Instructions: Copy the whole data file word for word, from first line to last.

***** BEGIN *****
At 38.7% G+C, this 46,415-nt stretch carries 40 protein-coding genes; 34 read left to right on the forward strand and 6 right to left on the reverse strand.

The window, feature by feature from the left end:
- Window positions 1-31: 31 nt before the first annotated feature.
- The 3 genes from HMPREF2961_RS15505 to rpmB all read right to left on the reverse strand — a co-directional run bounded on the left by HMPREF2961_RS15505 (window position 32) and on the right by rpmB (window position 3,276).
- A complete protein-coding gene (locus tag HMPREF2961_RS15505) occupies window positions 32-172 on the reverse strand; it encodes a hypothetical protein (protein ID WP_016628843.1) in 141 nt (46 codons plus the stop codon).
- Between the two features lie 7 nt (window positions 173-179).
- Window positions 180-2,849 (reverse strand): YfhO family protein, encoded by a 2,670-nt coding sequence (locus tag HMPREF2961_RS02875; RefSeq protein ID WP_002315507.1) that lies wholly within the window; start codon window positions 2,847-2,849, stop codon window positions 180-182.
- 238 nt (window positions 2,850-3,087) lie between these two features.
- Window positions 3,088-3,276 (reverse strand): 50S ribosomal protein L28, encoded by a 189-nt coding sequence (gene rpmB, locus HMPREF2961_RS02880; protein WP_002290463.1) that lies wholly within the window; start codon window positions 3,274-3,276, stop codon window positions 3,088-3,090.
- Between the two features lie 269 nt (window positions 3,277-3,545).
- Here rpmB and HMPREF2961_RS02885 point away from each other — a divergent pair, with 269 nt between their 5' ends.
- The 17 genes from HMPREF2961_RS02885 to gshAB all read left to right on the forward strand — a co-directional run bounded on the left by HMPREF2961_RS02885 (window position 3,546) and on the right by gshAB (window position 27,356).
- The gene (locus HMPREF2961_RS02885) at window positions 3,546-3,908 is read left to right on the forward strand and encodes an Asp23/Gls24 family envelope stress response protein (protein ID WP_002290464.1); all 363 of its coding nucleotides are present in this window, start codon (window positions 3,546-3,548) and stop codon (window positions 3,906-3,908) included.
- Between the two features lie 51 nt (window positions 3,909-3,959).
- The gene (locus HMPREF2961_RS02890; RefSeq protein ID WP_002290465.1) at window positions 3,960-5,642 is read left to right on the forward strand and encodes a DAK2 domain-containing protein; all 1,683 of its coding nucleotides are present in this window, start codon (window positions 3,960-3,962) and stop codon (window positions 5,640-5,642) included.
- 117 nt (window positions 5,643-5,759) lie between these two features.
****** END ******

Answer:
At 38.7% G+C, this 46,415-nt stretch carries 40 protein-coding genes; 34 read left to right on the forward strand and 6 right to left on the reverse strand.

The window, feature by feature from the left end:
- Window positions 1-31: 31 nt before the first annotated feature.
- The 3 genes from HMPREF2961_RS15505 to rpmB all read right to left on the reverse strand — a co-directional run bounded on the left by HMPREF2961_RS15505 (window position 32) and on the right by rpmB (window position 3,276).
- A complete protein-coding gene (locus tag HMPREF2961_RS15505) occupies window positions 32-172 on the reverse strand; it encodes a hypothetical protein (protein ID WP_016628843.1) in 141 nt (46 codons plus the stop codon).
- Between the two features lie 7 nt (window positions 173-179).
- Window positions 180-2,849 (reverse strand): YfhO family protein, encoded by a 2,670-nt coding sequence (locus tag HMPREF2961_RS02875; RefSeq protein ID WP_002315507.1) that lies wholly within the window; start codon window positions 2,847-2,849, stop codon window positions 180-182.
- 238 nt (window positions 2,850-3,087) lie between these two features.
- Window positions 3,088-3,276 (reverse strand): 50S ribosomal protein L28, encoded by a 189-nt coding sequence (gene rpmB, locus HMPREF2961_RS02880; protein WP_002290463.1) that lies wholly within the window; start codon window positions 3,274-3,276, stop codon window positions 3,088-3,090.
- Between the two features lie 269 nt (window positions 3,277-3,545).
- Here rpmB and HMPREF2961_RS02885 point away from each other — a divergent pair, with 269 nt between their 5' ends.
- The 17 genes from HMPREF2961_RS02885 to gshAB all read left to right on the forward strand — a co-directional run bounded on the left by HMPREF2961_RS02885 (window position 3,546) and on the right by gshAB (window position 27,356).
- The gene (locus HMPREF2961_RS02885) at window positions 3,546-3,908 is read left to right on the forward strand and encodes an Asp23/Gls24 family envelope stress response protein (protein ID WP_002290464.1); all 363 of its coding nucleotides are present in this window, start codon (window positions 3,546-3,548) and stop codon (window positions 3,906-3,908) included.
- Between the two features lie 51 nt (window positions 3,909-3,959).
- The gene (locus HMPREF2961_RS02890; RefSeq protein ID WP_002290465.1) at window positions 3,960-5,642 is read left to right on the forward strand and encodes a DAK2 domain-containing protein; all 1,683 of its coding nucleotides are present in this window, start codon (window positions 3,960-3,962) and stop codon (window positions 5,640-5,642) included.
- 117 nt (window positions 5,643-5,759) lie between these two features.